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The Gaze

She hears her shoes smacking the cobblestones. She sees her shadow first getting larger and then smaller again when she scurries past the streetlamps. She sniffs inconspicuously at her skin, moist with a thin veil of sweat. She feels her dress slapping against her knees. From the wind, but also from her resolute gait. She altered her gate when she saw the group. Bodies leaned, waiting, against the wall of the old building. T-shirts were pushed up clumsily. Just so they could scratch themselves. Of course. Why else?

Her gait became more confident, clearer, more determined. She shed all childishness from this gait. Everything playful. Everything unknowing. Everything clumsy. She can do it. She knows how to distinguish childishness from her newly won womanliness. Suddenly. All at once, this womanliness breaks out of her. The group contributed to it. The gazes of the boys. And how they chase from Ella's long, slender legs over her white-flowered child's dress up to her knowing and innocent face. The gazes tell her what she should do and what not to do, and they tell her that she is beautiful and desirable. If one doesn't want the one anymore, one loses the other, too. The gaze exists only in this combination. Someone who makes herself dependent on the gaze will never be able to make her own decisions again. Someone who begins making her own decisions dissolves the gaze as such. It then appears only fragmented, and no longer full strength. Ella doesn't know that yet. But she has an inkling of it. Like all the women before her. And all the women after her.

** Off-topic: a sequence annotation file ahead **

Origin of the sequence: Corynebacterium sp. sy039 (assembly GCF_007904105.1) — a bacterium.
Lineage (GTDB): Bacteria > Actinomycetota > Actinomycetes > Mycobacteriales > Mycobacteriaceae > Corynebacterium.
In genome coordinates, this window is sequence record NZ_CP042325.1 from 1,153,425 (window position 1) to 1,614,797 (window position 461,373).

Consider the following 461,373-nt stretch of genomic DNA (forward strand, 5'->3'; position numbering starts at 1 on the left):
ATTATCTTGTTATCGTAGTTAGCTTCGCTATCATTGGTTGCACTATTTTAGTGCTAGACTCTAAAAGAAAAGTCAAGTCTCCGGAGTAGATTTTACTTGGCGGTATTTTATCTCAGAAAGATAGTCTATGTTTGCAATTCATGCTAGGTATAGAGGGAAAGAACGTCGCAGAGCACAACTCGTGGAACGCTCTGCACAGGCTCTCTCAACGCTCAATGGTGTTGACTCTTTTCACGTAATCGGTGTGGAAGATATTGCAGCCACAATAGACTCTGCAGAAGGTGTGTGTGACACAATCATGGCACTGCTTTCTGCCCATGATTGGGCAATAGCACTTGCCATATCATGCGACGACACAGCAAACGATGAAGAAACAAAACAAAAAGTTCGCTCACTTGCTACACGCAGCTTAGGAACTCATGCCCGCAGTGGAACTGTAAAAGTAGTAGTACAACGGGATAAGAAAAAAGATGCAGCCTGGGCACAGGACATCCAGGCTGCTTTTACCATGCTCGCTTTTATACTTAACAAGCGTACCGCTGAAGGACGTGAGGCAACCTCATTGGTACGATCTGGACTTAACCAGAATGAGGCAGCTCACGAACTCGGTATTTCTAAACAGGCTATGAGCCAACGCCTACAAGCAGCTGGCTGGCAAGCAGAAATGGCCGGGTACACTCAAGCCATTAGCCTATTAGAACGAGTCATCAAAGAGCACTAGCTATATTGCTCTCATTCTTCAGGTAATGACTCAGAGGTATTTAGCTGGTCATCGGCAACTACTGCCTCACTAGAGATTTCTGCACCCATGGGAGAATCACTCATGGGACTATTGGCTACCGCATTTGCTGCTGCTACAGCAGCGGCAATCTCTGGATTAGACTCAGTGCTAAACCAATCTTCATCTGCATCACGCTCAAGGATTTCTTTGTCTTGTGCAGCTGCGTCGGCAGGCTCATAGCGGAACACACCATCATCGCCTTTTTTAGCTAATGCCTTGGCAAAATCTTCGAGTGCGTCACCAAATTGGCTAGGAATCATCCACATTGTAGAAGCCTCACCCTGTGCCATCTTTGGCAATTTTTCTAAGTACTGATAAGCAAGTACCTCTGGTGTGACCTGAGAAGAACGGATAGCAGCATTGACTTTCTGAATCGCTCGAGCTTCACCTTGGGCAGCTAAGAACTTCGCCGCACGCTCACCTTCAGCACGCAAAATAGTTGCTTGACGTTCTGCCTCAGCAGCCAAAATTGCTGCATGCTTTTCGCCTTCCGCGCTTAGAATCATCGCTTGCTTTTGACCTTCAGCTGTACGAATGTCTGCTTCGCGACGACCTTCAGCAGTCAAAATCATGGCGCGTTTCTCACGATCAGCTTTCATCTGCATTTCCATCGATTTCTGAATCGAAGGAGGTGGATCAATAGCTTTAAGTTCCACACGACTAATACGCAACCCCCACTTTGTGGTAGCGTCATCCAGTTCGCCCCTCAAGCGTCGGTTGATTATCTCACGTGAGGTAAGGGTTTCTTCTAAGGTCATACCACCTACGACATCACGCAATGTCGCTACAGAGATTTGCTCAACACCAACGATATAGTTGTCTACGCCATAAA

Ella brushes her long brown hair out of her face and hopes that the wind will waft it back against her skin immediately. The boys smile at her, and her mother reaches for her hand, tugs on her arm, and pulls her into the next alley. Away from the group. Ella says, "I would like to walk through the old city alone for another half an hour. And I'll be back in the vacation apartment on time, too. I promise, Mama!" But her mother looks intently at her face and then a bit deeper. Knowing what would follow this sentence and at the same time shocked that this moment has suddenly come. That Ella's childhood is over, and with it everything will come over her, everything that her mother will never be able to protect her from again. And somehow there isn't so much good there, thinks her mother. And in the same moment, Ella imagines returning to this group without her mother. To the boys leaning against the wall of the building. She wants them to see how her dress slaps against her legs as she walks, to see how her hair is blown into her face. She wants them to be able to smell her skin. Sucking in this good feeling that triggers this gaze. This gaze is like a shower in her grandparents' garden. Outside, in the summer wind. The leaves of the bushes tickle her skin, the sun warms her eyes, the cold water pelts down on her. Her naked body is warm and cold in equal parts. But she isn't standing in front of this group under the summer shower. She is walking with her mother on the small path alongside the sea. Ella's hand has grown together with her mother's hand. It is squeezed in. She can't move it a millimeter. Her fingers can no longer be distinguished from each other. Where is the index finger and where the baby finger? Ella doesn't know. That's how tightly her mother holds this hand. The hand of her daughter. Carefully she tries with all her might to stretch her finger outward to find more room. Between her mother's hand and her own hand. She wants to free herself from this protective grip and tear herself away and run into the world and plunge herself into the world, headless and clueless. She wants to go there. To this group. To the boys. To the gaze.

Oh, if Ella only knew that life will be spent tearing herself away from this gaze, because it will try to hold her tight, like her mother's hand is doing right now.

Narration by Mirna Funk about Kristina Schuldt's works
Translation by Mitch Cohen

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